4.4.1 Proportions of Affective States Experienced The affect judgment procedure yielded 2,967 self-judgments, 3,012 peer judgments, and 2,995 and 3,093 judgments for the two trained judges. We examined the proportion of judgments that were made for each of the affect categories, averaging over the 4 judges. A repeated measures ANOVA indicated that there was a statistically significant difference in the distribution of states, , , , partial eta-square . Bonferroni post-hoc tests revealed that the proportional occurrence of boredom ( ), confusion ( ), flow/engagement ( ), frustration ( ), and neutral ( ) were on par and significantly greater than delight ( ) and surprise ( ), which were equivalent to each other. Delight and surprise were excluded from the subsequent analyses because they were relatively rare.
4.4.2 Reliability between Judges We evaluated the reliability by which the affective states were rated by the four judges. Proportional agreement scores for the six judge pairs were: self-peer (0.279), self-judge1 (0.364), self-judge2 (0.330), peer-judge1 (0.394), peer-judge2 (0.368), and judge1-judge2 (0.520). These scores indicate that the trained judges had the highest agreement, the self-peer pair had the lowest agreement, and the other pairs of judges were in between. Another finding is that there are actor-observer differences in the agreement scores. The average actor-observer agreement was 0.324 (i.e., average of self-peer, self-judge1, and self-judge2), which is lower than the average observer-observer agreement score of 0.427 (i.e., average of peer-judge1, peer-judge2, judge1-judge2).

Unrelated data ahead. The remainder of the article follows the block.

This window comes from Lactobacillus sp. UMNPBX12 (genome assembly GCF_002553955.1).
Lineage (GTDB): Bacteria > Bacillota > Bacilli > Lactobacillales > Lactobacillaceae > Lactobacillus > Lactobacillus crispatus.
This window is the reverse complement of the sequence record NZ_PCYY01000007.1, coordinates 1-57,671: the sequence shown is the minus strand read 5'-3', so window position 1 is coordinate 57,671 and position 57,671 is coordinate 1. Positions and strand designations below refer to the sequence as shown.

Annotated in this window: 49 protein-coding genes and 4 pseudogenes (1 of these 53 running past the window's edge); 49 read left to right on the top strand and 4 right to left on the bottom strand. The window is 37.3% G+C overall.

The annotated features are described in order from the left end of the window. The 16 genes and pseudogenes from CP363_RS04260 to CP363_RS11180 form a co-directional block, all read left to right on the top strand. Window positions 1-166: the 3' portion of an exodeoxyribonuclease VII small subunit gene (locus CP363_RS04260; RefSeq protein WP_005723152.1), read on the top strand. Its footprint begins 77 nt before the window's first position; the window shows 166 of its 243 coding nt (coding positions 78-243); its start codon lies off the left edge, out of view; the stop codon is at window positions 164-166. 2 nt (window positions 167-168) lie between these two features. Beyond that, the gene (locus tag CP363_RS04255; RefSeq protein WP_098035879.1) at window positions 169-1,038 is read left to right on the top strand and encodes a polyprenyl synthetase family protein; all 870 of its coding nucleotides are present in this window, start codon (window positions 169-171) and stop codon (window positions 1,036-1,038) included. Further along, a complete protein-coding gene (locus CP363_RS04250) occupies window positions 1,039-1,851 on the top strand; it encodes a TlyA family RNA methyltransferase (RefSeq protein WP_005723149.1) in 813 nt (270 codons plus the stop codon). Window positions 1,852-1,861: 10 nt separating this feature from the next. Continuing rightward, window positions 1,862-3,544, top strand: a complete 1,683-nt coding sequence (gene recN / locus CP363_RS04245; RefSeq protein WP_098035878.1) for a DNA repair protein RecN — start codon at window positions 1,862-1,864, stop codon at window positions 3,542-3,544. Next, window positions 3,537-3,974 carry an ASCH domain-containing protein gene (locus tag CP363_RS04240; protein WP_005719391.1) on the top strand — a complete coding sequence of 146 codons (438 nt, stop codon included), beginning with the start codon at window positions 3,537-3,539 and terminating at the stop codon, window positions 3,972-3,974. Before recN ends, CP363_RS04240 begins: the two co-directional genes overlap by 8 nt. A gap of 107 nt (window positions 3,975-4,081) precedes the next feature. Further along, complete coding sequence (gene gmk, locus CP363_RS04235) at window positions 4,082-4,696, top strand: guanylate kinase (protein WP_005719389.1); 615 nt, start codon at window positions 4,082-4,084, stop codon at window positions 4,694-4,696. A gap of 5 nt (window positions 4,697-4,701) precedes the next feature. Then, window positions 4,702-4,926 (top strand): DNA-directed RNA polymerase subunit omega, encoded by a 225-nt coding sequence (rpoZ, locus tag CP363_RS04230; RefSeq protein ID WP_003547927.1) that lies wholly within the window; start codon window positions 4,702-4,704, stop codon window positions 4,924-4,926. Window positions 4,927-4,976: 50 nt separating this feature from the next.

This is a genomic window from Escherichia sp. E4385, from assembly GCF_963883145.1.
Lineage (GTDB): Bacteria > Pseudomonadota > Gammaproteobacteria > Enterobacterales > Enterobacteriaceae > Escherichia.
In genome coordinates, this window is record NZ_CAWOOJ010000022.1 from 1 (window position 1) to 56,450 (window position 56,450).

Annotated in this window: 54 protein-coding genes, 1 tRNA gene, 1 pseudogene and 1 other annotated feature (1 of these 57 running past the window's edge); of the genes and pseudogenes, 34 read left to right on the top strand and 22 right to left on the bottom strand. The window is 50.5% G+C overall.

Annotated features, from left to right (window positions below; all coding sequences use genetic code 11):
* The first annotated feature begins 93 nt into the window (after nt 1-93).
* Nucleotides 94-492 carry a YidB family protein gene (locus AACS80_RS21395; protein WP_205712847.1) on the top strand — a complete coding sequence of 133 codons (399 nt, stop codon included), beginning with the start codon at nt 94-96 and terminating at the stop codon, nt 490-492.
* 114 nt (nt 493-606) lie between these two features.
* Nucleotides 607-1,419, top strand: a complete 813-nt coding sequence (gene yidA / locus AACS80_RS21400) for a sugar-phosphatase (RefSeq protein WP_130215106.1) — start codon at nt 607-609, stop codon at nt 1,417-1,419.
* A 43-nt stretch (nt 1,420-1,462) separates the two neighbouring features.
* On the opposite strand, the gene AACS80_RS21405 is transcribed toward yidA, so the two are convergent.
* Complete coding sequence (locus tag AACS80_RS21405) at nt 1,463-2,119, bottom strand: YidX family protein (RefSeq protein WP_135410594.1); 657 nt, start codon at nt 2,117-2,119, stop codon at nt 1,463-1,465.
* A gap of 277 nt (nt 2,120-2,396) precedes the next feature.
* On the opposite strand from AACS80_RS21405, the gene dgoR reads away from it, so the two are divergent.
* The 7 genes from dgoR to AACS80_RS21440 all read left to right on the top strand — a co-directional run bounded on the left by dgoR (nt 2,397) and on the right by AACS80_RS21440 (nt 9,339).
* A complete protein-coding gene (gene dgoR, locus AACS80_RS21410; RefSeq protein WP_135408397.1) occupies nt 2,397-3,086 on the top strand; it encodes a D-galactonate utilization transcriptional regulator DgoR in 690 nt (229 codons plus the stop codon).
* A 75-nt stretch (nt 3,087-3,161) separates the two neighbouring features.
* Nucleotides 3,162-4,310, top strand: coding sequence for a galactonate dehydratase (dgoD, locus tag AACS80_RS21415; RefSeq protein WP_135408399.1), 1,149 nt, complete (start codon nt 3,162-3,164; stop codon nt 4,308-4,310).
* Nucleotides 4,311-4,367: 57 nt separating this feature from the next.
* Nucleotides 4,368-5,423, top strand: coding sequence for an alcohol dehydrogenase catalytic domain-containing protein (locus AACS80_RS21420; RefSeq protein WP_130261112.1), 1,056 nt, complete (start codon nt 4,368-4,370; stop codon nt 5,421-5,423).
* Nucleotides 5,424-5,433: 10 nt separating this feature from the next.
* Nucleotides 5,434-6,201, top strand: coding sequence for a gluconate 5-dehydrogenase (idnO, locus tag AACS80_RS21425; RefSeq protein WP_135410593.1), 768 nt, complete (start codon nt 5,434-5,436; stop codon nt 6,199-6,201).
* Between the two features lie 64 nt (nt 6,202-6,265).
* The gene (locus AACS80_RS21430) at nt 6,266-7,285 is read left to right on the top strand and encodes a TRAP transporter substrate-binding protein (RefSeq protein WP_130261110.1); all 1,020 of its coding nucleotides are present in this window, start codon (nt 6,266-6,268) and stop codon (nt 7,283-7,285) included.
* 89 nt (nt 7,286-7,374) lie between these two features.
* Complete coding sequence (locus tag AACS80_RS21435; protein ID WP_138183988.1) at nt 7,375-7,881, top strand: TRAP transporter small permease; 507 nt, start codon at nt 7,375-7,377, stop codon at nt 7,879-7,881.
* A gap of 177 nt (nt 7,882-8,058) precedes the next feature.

Although the agreement scores appear to be low, they are on par with data reported by other researchers who have assessed the problem of measuring complex psychological constructs, such as emotions [ 45], [ 46], [ 47], [ 48]. Agreement is low when emotions are not intentionally elicited, contextual factors play an important role, and the unit of analysis is on individual emotion events. It is unclear who provides the most accurate judgments of the learner's affective states [ 13]. Is it the self, the untrained peer, the trained judges, or physiological instrumentation? A neutral, but defensible position is to independently consider ratings of the different judges, thereby allowing us to examine patterns that generalize across judges as well as patterns that are sensitive to individual judges. This strategy was adopted in the current paper.